The bubbles and birds announced their presence and our anticipation mounted. The fins teased their magnificence, first the dorsal and then the tail. Then scores of humpback whales pierced the water’s surface, their heads rising high above the water to the pleasure of both the birds who shared in their feast and the viewers who shared in their glory.
And shortly after, one breached. Jumping fully out of the water to the shock and awe of all who watched. A feat, we were told, happens for reasons beyond us and only occurs on one out of fifty whale watching excursions. We were lucky and blessed.
I felt small in their presence, not due to their size but by the sheer wonder of a world where these creatures have existed for so long.
The reactions of those on the boat were consistent, the joy and awe of seeing whale after whale was overwhelming and universally humbling.
The breach happened without warning. Many missed it, including my daughters. A woman and her son, seeing the disappointment in my daughters’ faces, offered to not only show them a picture and video from their phone, but also to send them to us when they got back home.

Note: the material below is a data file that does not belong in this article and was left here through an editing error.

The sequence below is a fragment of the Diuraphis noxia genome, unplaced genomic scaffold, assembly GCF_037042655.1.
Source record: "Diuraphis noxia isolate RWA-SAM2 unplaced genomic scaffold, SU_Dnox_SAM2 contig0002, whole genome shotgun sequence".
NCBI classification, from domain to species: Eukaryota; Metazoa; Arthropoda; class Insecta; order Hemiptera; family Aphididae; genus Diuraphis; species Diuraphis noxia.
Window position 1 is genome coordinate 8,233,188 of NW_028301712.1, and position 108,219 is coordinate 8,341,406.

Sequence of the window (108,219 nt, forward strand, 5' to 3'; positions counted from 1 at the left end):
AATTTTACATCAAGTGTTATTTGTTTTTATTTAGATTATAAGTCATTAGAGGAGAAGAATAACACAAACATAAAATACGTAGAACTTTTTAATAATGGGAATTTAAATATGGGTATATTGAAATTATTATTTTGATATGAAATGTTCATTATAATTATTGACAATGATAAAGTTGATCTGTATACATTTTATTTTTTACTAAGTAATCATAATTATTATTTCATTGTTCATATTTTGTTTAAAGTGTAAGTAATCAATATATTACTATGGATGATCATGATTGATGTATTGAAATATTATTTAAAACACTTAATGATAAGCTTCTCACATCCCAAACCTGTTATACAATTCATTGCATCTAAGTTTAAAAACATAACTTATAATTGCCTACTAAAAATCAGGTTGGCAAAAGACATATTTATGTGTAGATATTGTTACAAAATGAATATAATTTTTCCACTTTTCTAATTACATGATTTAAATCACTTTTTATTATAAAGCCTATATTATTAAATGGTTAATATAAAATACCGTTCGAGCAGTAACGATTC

This act of generosity was a personal confirmation of research I had seen showing that experiencing awe, especially in nature, creates a sense of a “small self,” which in turn promotes more positive behavior including generosity, compassion and love.
Going whale watching is, of course, not something you can do every day. But feeling awe in nature doesn’t require a 4-hour boat ride. It is all around us, in a flower, a bird, a tree, or in the sky.
Janine Benyus, biologist and innovator, once said in her TED Talk, “Imagine designing spring.” Wow.
Astrophysicist Neil deGrasse Tyson reminds us that we are “inhabitants of a small planet orbiting an unexceptional star,” and “because it takes time for the light from distant objects to reach Earth, everything we see in the sky belongs to the past.” Mind-blowing.
Nature has become too easily taken for granted. We seldom stop and see the roses, let alone smell them. This is a disservice to ourselves, our children and all those around us.
Want to do something big today? Start by finding a way to feel small.